Hester Peirce, a member of the Securities and Exchange Commission (SEC), took to Twitter on Tuesday to express her displeasure with the establishment of 20 additional employees to the regulatory agency’s crypto enforcement unit.
Earlier on Tuesday, the commission announced plans to raise the number of people working in its newly renamed Crypto Assets and Cyber Unit, which was originally known as the Cyber Unit, from 30 to 50. The team, which is part of the Division of Enforcement, is in charge of “protecting investors in crypto markets and from cyber-related threats,” according to the agency.
Furthermore, Gary Gensler, the chairman of the said Commission, previously stated in September that he intended to expand the unit’s employees.
Peirce, nicknamed “Crypto Mom” by many in the industry for her crypto knowledge, has long been a critic of Gensler’s enforcement-heavy regulatory strategy. Gensler has remained tight-lipped about how crypto firms can adhere to regulations, preferring to regulate using enforcement measures instead.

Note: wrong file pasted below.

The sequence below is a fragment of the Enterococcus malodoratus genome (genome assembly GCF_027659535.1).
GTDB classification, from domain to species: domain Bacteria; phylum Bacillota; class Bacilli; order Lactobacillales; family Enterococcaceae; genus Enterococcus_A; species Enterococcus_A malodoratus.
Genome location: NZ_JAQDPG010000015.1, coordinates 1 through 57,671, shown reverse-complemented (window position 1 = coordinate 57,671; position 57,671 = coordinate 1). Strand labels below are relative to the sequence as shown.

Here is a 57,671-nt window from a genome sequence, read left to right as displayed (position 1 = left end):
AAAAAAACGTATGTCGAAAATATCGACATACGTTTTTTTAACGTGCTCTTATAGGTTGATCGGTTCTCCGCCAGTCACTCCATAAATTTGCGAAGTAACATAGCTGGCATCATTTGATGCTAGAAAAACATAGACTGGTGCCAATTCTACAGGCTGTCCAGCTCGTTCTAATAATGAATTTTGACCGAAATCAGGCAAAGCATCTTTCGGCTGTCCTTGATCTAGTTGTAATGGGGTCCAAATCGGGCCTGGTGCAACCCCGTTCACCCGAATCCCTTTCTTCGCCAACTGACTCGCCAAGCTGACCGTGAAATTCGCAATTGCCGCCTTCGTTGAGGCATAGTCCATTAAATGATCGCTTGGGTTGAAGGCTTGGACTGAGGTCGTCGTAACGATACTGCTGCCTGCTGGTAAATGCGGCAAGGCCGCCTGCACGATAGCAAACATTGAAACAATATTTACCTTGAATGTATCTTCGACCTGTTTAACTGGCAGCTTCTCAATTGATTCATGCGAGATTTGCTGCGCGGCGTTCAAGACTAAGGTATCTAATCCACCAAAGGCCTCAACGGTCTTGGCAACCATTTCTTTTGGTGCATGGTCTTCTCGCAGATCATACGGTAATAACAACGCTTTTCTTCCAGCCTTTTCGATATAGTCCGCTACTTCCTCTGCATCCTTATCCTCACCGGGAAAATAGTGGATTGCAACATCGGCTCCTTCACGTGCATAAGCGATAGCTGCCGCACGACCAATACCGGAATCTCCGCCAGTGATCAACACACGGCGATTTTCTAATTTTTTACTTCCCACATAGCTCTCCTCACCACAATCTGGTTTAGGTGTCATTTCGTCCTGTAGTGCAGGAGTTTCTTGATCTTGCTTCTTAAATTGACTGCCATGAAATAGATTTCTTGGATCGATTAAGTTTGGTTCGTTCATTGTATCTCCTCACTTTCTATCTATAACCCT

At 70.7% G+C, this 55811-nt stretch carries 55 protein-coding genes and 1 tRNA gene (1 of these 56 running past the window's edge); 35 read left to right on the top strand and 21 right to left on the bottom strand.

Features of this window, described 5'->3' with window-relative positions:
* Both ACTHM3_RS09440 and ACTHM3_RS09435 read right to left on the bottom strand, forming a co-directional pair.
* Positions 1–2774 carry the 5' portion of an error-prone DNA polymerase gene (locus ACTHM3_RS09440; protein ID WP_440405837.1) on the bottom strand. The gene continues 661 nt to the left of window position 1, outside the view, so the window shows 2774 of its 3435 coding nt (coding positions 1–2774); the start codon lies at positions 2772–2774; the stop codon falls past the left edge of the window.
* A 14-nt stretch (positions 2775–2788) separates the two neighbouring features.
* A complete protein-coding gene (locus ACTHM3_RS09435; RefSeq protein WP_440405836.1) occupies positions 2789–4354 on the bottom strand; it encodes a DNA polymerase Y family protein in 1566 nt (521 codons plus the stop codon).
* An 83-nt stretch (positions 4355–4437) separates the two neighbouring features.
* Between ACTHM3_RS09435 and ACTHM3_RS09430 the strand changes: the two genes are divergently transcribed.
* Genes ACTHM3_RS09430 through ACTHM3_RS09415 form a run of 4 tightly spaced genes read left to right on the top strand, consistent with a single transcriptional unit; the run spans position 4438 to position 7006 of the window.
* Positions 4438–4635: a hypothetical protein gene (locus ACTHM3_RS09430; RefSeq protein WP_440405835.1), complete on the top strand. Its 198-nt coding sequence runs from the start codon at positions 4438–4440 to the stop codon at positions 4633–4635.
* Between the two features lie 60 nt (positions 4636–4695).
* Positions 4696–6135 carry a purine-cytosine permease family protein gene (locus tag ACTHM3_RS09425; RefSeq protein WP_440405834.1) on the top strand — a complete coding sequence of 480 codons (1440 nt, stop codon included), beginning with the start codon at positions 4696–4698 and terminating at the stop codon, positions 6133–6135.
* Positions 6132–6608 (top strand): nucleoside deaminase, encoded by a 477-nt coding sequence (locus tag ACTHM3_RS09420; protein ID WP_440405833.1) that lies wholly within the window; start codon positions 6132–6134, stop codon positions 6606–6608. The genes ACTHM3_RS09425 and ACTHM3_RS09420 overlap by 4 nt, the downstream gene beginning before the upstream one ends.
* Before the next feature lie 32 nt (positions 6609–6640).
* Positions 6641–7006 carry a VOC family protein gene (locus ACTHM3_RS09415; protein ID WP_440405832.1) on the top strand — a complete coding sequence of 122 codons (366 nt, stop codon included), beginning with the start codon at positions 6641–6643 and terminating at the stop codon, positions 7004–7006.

Peirce also said she wasn’t a part of the cross-government group established by US President Joe Biden’s executive order on crypto in March, in response to an inquiry on Twitter.
SEC tries to curb crypto fraud through additional employment
The Securities and Exchange Commission of the United States plans to hire another 20 staff to oversee coin offerings, non-fungible tokens, and decentralised finance.
With the increases, the commission now has 50 employees committed to investigating law infractions in areas like as coin offers, loans, non-fungible tokens (NFTs), and decentralised finance (DeFi). However, since 2017, the unit has brought over 80 enforcement cases for false and unregistered offerings, resulting in more than $2 billion in monetary relief.
Earlier, Gary Gensler had chastised exchanges like Coinbase (COIN) for failing to register with regulators when offering security-like tokens. He had also stated in September that the expanded area of duty would necessitate “a lot more employees” at the agency.
The latest SEC proposals suggest that enforcement action against DeFi could be expanded, posing significant regulatory dangers. According to sources, the agency is looking into whether or not NFTs should be under its jurisdiction.